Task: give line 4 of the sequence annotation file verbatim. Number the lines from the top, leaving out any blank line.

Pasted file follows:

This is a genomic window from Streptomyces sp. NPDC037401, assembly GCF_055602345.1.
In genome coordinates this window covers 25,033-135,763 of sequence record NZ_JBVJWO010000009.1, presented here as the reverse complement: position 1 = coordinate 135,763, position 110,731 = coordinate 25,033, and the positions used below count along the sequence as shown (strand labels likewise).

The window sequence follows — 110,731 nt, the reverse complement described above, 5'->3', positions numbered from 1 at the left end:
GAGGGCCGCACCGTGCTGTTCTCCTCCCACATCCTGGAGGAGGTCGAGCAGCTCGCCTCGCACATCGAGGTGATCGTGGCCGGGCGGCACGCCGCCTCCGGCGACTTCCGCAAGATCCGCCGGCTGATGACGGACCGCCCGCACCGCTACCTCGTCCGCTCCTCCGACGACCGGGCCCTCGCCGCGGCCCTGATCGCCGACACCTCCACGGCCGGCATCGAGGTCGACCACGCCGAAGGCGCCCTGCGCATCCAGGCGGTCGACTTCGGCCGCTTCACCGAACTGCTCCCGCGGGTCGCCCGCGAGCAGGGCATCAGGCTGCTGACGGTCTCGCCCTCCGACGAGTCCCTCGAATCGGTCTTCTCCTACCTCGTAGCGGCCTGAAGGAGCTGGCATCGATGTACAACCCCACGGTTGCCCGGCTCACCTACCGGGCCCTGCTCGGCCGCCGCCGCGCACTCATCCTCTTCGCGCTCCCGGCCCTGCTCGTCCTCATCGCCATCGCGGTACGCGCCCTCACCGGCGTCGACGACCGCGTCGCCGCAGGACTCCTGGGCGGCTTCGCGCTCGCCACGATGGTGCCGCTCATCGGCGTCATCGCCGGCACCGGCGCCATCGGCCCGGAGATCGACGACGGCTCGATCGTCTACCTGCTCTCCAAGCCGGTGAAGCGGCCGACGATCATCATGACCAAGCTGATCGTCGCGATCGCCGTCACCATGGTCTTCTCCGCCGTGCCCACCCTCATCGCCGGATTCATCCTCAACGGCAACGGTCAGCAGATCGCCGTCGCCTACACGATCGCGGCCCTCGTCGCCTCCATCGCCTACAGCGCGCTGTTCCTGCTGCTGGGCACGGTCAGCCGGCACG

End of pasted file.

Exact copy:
GAGGGCCGCACCGTGCTGTTCTCCTCCCACATCCTGGAGGAGGTCGAGCAGCTCGCCTCGCACATCGAGGTGATCGTGGCCGGGCGGCACGCCGCCTCCGGCGACTTCCGCAAGATCCGCCGGCTGATGACGGACCGCCCGCACCGCTACCTCGTCCGCTCCTCCGACGACCGGGCCCTCGCCGCGGCCCTGATCGCCGACACCTCCACGGCCGGCATCGAGGTCGACCACGCCGAAGGCGCCCTGCGCATCCAGGCGGTCGACTTCGGCCGCTTCACCGAACTGCTCCCGCGGGTCGCCCGCGAGCAGGGCATCAGGCTGCTGACGGTCTCGCCCTCCGACGAGTCCCTCGAATCGGTCTTCTCCTACCTCGTAGCGGCCTGAAGGAGCTGGCATCGATGTACAACCCCACGGTTGCCCGGCTCACCTACCGGGCCCTGCTCGGCCGCCGCCGCGCACTCATCCTCTTCGCGCTCCCGGCCCTGCTCGTCCTCATCGCCATCGCGGTACGCGCCCTCACCGGCGTCGACGACCGCGTCGCCGCAGGACTCCTGGGCGGCTTCGCGCTCGCCACGATGGTGCCGCTCATCGGCGTCATCGCCGGCACCGGCGCCATCGGCCCGGAGATCGACGACGGCTCGATCGTCTACCTGCTCTCCAAGCCGGTGAAGCGGCCGACGATCATCATGACCAAGCTGATCGTCGCGATCGCCGTCACCATGGTCTTCTCCGCCGTGCCCACCCTCATCGCCGGATTCATCCTCAACGGCAACGGTCAGCAGATCGCCGTCGCCTACACGATCGCGGCCCTCGTCGCCTCCATCGCCTACAGCGCGCTGTTCCTGCTGCTGGGCACGGTCAGCCGGCACG